- Teen athlete shares about the challenges of the pandemic, sacrifices he has made, and his goals for next year’s Asian Games and the 2024 Olympics
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Coleman Wong Chak-lam was a chubby five-year-old kid when he first held a tennis racket, taking his older sister’s place at her lesson in Victoria Park.
“She was sick that day ... I filled in for her, so as to not waste it since we already hired the coach,” he recalled.
In that hour-long class, the boy, who had never played before, quickly picked up how to volley the ball. Little did he know that this impromptu training would be his introduction to a lifelong devotion to the sport.
“Tennis is my number one priority in life,” said Wong, whose name has been on the world’s radar since entering his first international competition at 13.
Now 18, the athlete has made history as the only Hongkonger to have bagged two junior grand slam titles. He was the boys’ doubles champion in this year’s Australian Open and last year’s US Open.
Ending his junior career
Coming of age meant he had to enter the senior ranks. Earlier this month, he played his final junior-level match in the semi-finals of the US Open boys’ singles. While he had high hopes for himself, he did not win.
“It’s of course not a perfect end [to my junior career]. For sure, I wanted to win my last grand slam, but I guess that’s what tennis is about,” said the teen, still happy to have reached his personal best in singles.
The only bit of regret in his otherwise decorated journey was when he was forced out of competitions and training during the Covid-19 pandemic.
“I had to stop playing for one year and two months. I was stuck in Hong Kong doing nothing – no practice, no gym. Everything came to a halt,” he lamented.
He shared how tough it was to watch players overseas continue competing and improving their rankings while he could do nothing to progress.
“[I felt] quite helpless. I cried; I asked my parents what to do,” he shared, adding that his mum and dad helped him find the motivation to eventually make a triumphant return to the court.
Despite it being his “biggest setback”, Wong never thought of giving up, saying, “I love tennis too much.”
This month, the tennis player has started a new chapter as he has advanced to the senior ranks of the sport.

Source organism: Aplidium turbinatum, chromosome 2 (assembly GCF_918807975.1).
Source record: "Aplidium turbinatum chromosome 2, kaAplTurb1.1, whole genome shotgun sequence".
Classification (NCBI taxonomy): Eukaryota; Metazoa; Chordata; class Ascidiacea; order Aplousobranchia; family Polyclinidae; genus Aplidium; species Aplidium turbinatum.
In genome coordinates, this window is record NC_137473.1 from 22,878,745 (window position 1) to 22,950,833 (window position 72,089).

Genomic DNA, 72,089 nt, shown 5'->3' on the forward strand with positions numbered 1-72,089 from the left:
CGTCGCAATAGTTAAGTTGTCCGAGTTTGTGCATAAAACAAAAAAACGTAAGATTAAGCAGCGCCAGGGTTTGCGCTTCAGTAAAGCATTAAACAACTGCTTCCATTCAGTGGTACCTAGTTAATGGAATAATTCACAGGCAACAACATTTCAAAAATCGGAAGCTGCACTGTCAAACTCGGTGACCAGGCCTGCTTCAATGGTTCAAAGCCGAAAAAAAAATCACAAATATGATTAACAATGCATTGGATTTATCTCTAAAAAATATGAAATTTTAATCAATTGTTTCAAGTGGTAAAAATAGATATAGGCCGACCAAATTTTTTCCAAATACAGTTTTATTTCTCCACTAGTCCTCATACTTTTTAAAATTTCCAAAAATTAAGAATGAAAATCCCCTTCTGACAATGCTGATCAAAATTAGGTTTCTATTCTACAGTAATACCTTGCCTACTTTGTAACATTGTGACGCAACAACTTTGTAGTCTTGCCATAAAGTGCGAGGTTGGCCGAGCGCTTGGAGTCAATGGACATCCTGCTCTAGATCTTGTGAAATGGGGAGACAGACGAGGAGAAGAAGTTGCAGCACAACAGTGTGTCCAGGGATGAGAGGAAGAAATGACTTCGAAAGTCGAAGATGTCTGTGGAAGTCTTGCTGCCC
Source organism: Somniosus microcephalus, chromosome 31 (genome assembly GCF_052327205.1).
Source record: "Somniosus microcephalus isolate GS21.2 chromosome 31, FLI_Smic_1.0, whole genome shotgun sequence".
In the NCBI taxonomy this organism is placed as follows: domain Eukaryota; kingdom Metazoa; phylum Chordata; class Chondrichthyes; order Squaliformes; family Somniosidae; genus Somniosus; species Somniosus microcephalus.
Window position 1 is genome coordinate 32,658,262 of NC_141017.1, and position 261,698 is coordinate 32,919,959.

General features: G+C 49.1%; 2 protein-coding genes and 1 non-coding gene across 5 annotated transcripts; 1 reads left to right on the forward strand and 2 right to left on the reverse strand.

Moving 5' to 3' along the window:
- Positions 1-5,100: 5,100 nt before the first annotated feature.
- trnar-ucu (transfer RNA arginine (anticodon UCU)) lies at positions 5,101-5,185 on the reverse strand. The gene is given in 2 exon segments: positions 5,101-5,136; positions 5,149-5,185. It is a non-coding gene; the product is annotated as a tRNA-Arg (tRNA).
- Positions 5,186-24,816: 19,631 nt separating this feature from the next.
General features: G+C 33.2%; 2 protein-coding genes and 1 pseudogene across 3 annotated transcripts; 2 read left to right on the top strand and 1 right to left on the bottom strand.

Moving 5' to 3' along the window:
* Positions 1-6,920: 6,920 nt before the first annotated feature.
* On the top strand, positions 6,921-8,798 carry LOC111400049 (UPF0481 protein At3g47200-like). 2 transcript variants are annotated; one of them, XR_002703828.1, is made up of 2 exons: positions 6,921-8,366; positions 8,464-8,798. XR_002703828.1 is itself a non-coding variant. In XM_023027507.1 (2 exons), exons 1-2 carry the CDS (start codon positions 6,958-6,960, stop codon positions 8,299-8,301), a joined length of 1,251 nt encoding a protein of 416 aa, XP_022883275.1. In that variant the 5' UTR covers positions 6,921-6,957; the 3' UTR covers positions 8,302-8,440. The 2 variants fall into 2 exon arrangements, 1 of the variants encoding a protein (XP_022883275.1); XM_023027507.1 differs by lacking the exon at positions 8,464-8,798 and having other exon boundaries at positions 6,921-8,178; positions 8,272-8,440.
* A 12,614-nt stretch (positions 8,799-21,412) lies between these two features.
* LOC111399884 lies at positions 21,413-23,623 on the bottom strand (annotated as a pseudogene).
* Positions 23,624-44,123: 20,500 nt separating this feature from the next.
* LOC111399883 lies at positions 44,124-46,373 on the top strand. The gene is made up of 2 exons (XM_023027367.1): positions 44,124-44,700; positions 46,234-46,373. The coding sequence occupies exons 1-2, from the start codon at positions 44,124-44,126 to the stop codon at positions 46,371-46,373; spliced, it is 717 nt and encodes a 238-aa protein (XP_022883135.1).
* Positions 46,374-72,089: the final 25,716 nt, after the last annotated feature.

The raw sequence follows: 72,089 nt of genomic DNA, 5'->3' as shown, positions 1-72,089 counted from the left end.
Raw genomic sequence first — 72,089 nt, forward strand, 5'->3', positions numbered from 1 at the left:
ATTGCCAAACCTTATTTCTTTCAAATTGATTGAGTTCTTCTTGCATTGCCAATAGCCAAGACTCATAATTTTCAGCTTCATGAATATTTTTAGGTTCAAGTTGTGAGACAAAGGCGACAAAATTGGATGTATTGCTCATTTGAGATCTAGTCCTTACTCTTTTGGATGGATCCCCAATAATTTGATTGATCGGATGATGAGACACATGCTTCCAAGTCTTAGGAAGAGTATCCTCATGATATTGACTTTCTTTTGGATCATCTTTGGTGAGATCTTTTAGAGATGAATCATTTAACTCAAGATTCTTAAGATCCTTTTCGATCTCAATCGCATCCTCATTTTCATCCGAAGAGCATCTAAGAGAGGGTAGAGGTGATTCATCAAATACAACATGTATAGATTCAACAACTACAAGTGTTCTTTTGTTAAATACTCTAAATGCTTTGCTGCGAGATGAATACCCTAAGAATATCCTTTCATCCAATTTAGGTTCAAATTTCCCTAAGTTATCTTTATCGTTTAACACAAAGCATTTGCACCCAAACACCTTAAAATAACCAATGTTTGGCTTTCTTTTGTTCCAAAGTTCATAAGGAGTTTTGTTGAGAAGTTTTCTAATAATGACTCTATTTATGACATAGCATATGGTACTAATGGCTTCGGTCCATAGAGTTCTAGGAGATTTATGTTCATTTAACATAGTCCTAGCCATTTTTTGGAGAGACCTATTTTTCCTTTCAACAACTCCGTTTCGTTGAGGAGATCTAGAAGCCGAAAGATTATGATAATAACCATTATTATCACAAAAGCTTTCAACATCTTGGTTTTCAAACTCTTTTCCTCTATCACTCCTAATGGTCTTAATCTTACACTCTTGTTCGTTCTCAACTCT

Having just competed in Taiwan, he will head to Vietnam before returning to Spain, where he trains at Rafa Nadal Academy, the tennis centre founded by one of the most successful male tennis players of all time.
Wong, who meets Rafael Nadal often during training, sees the star as a role model.
“[Nadal] is a legend, whether on the tennis court or simply living his daily life. He would sometimes teach my cohort and always gave us tips and didn’t mind sharing wisdom with us on how to improve,” he said.
Keeping his eye on the ball, Wong is not returning to Hong Kong just yet. “I want to start reaching for a higher ranking in the adult category ... Perhaps by Christmas I’ll be back,” he said, adding he hoped to reach the men’s top 350 by the end of the season.
The Diocesan Boys’ School graduate was recently admitted to the University of Hong Kong via a top athletes admission scheme to study business. While he is away competing, Wong is still managing his studies.
“I can do online classes, and there’s a teacher there for me when I’m around the world playing matches ... So I’m quite grateful that I can keep playing tennis while continuing my studies,” he shared.
This year, the young athlete won the Sportsperson category of the Student of the Year Awards, which is organised by the South China Morning Post and sponsored by The Hong Kong Jockey Club.
Eye on the prize
Tennis has brought the Hong Kong teen all around the world, but it has also meant missing out on his youth.
“Between school life and tennis, I chose the latter. You can’t have it both ways, so I sacrificed times hanging out with friends and being in school,” Wong said of his strict schedule. “But ... I think it’s worth it.”
“I really want to achieve the goal I set when I first started – to become the world’s No 1 or to win a grand slam championship or the Olympics,” he said.
For now, he is focusing on his weekly games while eyeing heftier goals such as next year’s Asian Games and the 2024 Olympics.
“I’m still young – I’m 18 – I would like to go all in,” said the youngster, who is determined as he faces more experienced athletes in this new stage of his career.
“My opponents might be older than me by 10 years or even more. And they will be going all out as well ... so it will be hard,” he acknowledged.
“I am excited for it. I think I’m ready.”
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